Trust and reputation have real economic value, and now thanks to big data tools we may be able to measure it.
Reputation management has long been considered a soft topic under the purview of public relations teams. In recent years, senior business executives seem to have grown increasingly aware of the tangible impact crises of trust can have on their businesses. However, it is still often a leap of faith for many to make a full commitment of money and staff resources to address issues fully or invest in reputation strengthening in advance.
With more accessible data flows and analytics platforms, we may finally be able to quantify the bottom line impact of trust. Tanya Seejay, CEO of Orenda Software Solutions, spoke to this topic during the IBM InterConnect conference, as she discussed how her team uses data analytics to measure the effect of crises of trust.
She offers a good reminder that we are living in the era of a Trust Economy where buying decisions are influenced by reputation. At the same time we’re also experiencing a Trust Crisis, which shows up in a number of studies including the 2017 edition of Edelman’s Trust Barometer.
Interestingly much of the data Orenda’s platform uses to analyze reputational impact is drawn from social media sources, according to Seajay. Their approach highlights the value that can come from having a strong, positive presence with your audiences via a social content program. In the communications world, we often talk about building up a reservoir of goodwill and trust as an asset especially in case of unexpected reputational issues.
There’s no time like the present to start on that work. Here are a few tips to keep in mind as you consider using a content publishing program to build a solid foundation of trust with your audiences:
1.) Be aware of your context: The Trust Barometer is a great resource for understanding general opinions. Professionals and organizations need to go one step further and understand the micro context of their industry and community. Listening via social media monitoring tools and actively reviewing news coverage — including the comments posted by readers in response to articles — is important as you shape the content you plan to share.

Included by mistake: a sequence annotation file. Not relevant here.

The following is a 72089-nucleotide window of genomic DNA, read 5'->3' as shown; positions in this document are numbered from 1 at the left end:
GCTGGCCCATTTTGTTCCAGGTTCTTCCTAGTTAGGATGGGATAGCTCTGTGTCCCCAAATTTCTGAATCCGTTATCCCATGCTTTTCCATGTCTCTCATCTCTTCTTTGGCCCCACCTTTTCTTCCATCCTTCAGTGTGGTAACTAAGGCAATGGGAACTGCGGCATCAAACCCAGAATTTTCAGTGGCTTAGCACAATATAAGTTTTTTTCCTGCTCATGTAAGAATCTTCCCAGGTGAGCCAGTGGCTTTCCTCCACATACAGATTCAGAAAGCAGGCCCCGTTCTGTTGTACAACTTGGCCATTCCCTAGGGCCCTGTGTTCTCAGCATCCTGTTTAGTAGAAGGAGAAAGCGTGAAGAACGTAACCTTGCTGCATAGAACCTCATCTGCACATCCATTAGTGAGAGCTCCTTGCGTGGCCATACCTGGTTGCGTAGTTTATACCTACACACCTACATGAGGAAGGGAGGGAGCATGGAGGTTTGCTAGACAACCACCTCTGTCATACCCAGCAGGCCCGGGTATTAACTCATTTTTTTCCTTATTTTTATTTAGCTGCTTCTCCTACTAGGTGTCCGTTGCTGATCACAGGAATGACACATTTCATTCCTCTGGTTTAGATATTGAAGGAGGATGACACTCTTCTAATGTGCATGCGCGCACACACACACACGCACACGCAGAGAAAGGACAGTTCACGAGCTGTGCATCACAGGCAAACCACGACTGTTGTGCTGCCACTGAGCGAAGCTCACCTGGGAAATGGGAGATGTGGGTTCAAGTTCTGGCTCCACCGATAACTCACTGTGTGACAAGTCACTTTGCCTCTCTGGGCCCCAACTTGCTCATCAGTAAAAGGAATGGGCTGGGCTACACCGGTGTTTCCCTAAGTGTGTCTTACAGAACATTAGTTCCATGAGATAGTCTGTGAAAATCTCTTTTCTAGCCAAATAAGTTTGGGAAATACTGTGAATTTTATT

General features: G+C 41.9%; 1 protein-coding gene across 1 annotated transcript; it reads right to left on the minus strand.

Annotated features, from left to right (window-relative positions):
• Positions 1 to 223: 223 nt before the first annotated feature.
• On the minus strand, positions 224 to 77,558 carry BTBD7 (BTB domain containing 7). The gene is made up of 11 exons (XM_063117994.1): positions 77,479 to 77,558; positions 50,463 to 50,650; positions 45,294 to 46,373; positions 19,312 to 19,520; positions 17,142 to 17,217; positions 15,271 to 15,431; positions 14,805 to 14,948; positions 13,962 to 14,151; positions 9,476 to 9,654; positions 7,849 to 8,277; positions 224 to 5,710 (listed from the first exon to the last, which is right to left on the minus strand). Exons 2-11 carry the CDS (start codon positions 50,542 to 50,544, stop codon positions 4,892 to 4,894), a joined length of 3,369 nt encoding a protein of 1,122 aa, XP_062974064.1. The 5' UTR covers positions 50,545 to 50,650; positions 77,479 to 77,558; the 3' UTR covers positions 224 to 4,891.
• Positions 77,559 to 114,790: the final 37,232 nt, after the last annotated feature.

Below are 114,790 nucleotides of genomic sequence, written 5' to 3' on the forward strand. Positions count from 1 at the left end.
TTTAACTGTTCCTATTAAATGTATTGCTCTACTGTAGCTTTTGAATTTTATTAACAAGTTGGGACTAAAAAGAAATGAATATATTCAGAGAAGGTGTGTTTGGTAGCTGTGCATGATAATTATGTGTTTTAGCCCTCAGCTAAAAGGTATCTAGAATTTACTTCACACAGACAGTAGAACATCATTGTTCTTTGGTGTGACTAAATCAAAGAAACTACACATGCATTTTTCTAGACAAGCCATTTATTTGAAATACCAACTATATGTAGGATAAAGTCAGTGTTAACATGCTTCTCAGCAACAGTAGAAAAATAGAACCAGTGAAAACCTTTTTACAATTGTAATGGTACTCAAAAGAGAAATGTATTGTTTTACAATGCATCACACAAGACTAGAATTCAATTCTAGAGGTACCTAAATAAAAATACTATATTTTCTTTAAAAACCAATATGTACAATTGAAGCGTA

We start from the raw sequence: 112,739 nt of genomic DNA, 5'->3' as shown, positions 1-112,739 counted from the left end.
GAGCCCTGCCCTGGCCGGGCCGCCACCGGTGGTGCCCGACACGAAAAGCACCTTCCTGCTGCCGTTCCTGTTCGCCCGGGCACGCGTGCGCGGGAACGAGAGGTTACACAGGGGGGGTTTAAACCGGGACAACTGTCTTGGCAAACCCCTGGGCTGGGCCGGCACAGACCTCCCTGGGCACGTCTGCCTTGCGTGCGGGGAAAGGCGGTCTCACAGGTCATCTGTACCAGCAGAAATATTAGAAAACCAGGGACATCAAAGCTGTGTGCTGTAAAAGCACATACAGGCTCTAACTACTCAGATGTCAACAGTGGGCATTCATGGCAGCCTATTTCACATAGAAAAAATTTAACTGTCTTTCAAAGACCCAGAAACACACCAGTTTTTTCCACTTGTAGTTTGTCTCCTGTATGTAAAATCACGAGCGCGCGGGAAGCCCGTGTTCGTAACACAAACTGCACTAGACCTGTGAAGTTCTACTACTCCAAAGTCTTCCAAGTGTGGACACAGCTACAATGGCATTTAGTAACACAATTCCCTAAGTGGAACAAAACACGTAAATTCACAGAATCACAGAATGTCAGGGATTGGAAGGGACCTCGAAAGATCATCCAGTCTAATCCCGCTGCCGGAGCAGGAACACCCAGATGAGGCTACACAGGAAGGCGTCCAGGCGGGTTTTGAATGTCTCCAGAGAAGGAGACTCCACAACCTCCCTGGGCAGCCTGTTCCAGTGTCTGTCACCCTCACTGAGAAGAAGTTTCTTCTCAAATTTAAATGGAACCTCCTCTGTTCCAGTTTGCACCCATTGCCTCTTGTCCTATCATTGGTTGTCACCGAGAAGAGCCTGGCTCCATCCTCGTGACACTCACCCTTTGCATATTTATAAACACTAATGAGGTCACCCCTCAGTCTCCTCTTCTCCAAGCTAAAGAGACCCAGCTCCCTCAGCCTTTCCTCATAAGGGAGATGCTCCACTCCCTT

2.) Decide on your content strategy: Successful organizations and professionals know the topics for which they want to be recognized and use their insights to build credibility and connection with audiences. They also make a decision early on about whether they will engage in commentary on controversial, political and policy topics or not.
3.) Be sure you are adding value: It takes a lot of work to create and publish content. If you are doing it right, the information, tips, guides and insights you are delivering to your audiences will strengthen your bond with them. Tracking key metrics for how your content is performing as well as reviewing the qualitative comments from your audiences will clearly let you know if you’re on the right track to using content publishing to build a following as a trusted source.
As the tools to measure trust rapidly evolve, there’s never been a better time to get started on a content strategy that bolsters your reputation with the audiences you want to reach.